Name of the environmental zone: Environmental zone Maastricht - Netherlands
Date of entry into effect of the zone: 15-02-2019
Type of environmental zone
Not allowed to drive (temporarily): Information currently unavailable
Not allowed to drive (permanently): Vehicle class: truck (N2, N3)
Fuel type: diesel
Euro standard: 0-3
Fines: 95 €
Area/extension of the environmental zone: Only the 750 metre long Statensingel street belongs to the environmental zone.
Special features: Retrofitting permitted : yes (particulate matter)
Contact of the environmental zone and exceptions: Postbus 1992, 6201 BZ Maastricht
Exemptions: Information currently unavailable
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All current driving bans and further information are available in our Green-Zones App.
German politicians could hardly behave more paradoxically: The German government is promoting the mobility revolution and the switch to electric cars, but prefers to drive diesels itself. The Ministry of Transport is doing particularly badly. It has failed as a role model.
Many countries in the EU are calling for an end to diesel and petrol cars. They want a concrete phase-out date from the European Union that would put an end to the sale of new cars with internal combustion engines. Germany is staying out of the debate.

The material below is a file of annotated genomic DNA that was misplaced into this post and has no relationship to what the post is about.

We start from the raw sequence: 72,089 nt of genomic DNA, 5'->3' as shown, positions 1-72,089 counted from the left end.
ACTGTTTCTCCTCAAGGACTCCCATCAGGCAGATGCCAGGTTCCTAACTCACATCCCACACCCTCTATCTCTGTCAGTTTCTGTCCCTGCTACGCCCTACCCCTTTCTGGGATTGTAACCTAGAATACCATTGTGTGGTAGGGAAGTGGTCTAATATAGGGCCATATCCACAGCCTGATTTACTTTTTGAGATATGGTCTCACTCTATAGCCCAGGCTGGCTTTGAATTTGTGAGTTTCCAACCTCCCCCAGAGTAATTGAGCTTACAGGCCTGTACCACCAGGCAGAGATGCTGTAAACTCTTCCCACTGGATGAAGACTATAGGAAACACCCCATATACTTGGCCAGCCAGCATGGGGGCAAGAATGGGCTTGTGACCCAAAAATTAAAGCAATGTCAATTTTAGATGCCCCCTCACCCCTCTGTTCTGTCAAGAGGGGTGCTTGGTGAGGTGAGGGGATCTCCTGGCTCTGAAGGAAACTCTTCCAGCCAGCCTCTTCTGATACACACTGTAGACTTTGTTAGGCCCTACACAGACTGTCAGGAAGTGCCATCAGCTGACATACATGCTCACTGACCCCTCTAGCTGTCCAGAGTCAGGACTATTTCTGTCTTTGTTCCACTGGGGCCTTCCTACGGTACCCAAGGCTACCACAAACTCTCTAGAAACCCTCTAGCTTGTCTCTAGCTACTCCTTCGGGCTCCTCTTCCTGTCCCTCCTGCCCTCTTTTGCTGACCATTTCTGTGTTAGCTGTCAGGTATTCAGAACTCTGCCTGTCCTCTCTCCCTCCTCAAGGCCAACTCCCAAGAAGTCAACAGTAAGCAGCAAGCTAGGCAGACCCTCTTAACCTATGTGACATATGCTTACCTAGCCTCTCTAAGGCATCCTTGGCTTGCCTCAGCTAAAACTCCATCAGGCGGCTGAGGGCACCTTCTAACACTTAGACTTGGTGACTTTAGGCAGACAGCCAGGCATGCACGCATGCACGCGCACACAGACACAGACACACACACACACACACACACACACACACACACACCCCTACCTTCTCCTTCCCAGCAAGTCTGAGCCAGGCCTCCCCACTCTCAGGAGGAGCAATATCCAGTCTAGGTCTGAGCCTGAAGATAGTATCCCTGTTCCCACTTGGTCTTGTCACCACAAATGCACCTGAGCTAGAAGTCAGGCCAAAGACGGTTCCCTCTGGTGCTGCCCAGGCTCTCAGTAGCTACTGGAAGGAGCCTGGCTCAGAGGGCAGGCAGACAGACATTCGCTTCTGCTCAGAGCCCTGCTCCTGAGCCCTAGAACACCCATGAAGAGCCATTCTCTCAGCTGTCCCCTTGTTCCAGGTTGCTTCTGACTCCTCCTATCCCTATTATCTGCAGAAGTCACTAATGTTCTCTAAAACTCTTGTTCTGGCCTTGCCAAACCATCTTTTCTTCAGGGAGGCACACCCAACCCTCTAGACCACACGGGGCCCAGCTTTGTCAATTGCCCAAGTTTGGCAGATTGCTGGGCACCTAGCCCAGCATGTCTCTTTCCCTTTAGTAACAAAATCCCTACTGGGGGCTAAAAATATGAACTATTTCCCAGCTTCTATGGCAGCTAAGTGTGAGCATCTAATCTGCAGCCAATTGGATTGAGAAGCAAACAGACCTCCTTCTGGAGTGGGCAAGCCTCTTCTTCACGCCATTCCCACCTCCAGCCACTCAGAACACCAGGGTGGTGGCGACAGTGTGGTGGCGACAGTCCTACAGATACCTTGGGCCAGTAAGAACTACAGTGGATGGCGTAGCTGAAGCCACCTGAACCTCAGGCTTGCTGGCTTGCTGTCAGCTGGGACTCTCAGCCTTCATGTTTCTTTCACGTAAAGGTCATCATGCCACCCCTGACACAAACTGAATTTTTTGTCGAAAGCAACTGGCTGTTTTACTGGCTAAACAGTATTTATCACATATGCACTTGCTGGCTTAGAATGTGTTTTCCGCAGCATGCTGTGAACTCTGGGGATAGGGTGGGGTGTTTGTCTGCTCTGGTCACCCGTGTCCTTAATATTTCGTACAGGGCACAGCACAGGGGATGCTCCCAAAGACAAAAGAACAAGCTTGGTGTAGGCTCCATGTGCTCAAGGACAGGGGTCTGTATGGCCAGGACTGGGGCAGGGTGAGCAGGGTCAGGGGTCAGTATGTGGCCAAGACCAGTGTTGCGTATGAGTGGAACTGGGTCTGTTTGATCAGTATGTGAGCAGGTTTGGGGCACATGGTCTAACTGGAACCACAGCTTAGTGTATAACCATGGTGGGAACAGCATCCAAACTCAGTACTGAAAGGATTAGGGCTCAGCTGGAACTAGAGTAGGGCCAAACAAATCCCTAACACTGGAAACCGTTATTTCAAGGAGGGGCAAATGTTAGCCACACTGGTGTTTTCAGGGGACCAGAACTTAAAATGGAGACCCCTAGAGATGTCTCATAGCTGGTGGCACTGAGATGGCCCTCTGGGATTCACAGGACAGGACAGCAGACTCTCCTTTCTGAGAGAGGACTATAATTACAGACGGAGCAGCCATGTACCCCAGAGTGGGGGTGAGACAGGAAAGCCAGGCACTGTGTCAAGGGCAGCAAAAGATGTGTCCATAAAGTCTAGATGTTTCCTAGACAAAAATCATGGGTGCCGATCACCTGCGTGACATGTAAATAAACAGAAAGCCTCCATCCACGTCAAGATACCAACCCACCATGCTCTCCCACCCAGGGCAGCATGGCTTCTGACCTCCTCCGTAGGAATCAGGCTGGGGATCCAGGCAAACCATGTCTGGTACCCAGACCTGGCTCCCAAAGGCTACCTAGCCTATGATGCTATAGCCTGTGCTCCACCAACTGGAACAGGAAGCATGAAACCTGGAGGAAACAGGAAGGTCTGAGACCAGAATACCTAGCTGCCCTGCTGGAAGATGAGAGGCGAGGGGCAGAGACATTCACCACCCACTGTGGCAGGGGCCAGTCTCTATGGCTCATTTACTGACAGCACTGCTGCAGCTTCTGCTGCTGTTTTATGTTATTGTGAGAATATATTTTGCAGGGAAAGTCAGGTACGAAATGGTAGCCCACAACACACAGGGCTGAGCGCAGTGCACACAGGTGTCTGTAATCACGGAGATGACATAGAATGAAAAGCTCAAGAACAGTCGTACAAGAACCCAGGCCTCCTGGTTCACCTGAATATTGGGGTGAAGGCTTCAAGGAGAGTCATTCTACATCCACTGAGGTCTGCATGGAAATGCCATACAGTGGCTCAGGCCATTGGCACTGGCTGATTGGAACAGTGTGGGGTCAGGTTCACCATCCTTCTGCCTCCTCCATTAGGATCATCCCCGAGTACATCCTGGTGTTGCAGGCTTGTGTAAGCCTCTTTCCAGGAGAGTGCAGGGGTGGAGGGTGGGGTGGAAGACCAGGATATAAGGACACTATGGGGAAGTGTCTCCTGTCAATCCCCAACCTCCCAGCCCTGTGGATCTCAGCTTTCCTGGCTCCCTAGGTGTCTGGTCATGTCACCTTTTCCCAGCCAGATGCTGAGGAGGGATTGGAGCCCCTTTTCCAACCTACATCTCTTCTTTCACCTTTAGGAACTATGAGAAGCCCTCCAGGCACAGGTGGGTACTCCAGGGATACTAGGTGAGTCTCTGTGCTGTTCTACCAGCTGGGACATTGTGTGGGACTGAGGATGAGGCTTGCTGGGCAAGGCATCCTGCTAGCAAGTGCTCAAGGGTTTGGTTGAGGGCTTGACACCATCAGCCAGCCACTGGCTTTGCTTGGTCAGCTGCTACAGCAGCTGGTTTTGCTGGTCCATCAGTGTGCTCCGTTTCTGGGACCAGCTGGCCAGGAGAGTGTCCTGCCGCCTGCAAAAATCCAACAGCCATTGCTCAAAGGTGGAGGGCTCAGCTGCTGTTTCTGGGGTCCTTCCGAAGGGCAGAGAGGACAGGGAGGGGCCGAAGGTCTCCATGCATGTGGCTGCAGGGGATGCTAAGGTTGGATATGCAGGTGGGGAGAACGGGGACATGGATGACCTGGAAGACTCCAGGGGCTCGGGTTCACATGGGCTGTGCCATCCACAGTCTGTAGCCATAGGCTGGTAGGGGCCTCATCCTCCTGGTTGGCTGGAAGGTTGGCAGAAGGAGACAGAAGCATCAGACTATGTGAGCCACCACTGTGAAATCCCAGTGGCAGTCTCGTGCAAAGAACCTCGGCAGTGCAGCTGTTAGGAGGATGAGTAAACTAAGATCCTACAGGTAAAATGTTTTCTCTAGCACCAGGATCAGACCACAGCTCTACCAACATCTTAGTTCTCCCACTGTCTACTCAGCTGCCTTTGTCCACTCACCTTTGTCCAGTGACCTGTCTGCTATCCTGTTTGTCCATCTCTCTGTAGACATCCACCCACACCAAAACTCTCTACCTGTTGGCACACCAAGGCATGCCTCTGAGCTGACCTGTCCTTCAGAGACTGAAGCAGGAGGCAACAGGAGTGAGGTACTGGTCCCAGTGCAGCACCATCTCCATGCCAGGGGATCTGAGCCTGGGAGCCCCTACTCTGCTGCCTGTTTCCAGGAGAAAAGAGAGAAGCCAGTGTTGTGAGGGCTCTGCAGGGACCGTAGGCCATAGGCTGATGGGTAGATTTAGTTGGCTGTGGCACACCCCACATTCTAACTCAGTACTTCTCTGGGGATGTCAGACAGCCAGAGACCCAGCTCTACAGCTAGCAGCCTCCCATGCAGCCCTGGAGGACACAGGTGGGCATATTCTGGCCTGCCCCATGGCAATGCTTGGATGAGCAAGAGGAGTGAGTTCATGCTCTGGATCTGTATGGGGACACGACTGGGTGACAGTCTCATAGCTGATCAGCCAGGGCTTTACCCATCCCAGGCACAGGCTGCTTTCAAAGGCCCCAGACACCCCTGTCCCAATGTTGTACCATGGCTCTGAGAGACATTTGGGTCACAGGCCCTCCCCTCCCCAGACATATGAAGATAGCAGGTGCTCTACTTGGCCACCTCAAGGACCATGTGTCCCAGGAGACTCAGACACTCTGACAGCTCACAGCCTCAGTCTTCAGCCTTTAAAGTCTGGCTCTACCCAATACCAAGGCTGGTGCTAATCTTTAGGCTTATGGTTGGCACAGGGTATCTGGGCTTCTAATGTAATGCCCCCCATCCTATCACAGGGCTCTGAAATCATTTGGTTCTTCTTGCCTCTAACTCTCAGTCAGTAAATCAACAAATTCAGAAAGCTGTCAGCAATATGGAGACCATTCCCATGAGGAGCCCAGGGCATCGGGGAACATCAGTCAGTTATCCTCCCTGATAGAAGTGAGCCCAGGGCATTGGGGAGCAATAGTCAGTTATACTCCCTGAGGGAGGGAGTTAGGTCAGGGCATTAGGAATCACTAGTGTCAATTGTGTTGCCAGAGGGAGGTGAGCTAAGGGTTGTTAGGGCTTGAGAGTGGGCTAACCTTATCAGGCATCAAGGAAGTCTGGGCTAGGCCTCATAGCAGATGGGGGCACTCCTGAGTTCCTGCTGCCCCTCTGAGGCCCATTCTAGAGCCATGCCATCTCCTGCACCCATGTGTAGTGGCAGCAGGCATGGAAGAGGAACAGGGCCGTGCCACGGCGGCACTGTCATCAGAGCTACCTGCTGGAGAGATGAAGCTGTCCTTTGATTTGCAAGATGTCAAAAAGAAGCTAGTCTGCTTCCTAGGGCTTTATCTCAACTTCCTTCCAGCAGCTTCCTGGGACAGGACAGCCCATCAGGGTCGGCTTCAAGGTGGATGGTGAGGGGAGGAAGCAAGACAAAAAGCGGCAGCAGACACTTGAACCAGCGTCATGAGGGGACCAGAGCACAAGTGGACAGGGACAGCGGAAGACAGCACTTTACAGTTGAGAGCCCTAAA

The catalytic converters for diesel cars were supposed to upgrade older vehicles to Euro standard 6. Even before the development, experts warned that the retrofitting would be technically too complex and expensive, and would not be worthwhile. Environmental organisations and the party "die Grünen" nevertheless insisted on the technology.
E-cars contribute massively to particulate pollution, but unlike internal combustion vehicles, they are not regulated. Heavy sedans and SUVs in particular produce large amounts of the harmful particles. Will they soon be threatened with a driving ban?
Many countries have declared war on vans and trucks with combustion engines. Even newer combustion engines will soon no longer be allowed to enter some zones. The industry must act quickly.
On the first Sunday of every month, vehicles are banned in the centre of the two major cities. This Sunday is no exception.
Last year's air quality values are causing confusion in Germany. While some cities want to stick to driving bans because the data is not reliable due to the Corona pandemic, other cities are seizing the opportunity and abolishing driving bans and environmental zones. You do not attribute the success to the pandemic, but to the mobility concepts of the cities. Is this too hasty?
The driving bans in the British capital will be extended from this week. Almost all types of vehicles are affected by the diesel bans. Violations can be expensive.
The "Deutsche Umwelthilfe" continues to build up pressure on the city. Nitrogen oxide levels are too high in some places despite existing diesel driving bans. They demand that exemptions, especially for vans, be stopped.
Saharan dust caused particulate matter levels in Europe to skyrocket this week. In Switzerland, the speed limit on motorways was tightened. In France, the activation of the environmental zones was mostly too late. In some areas, they were dispensed with altogether despite the pollution.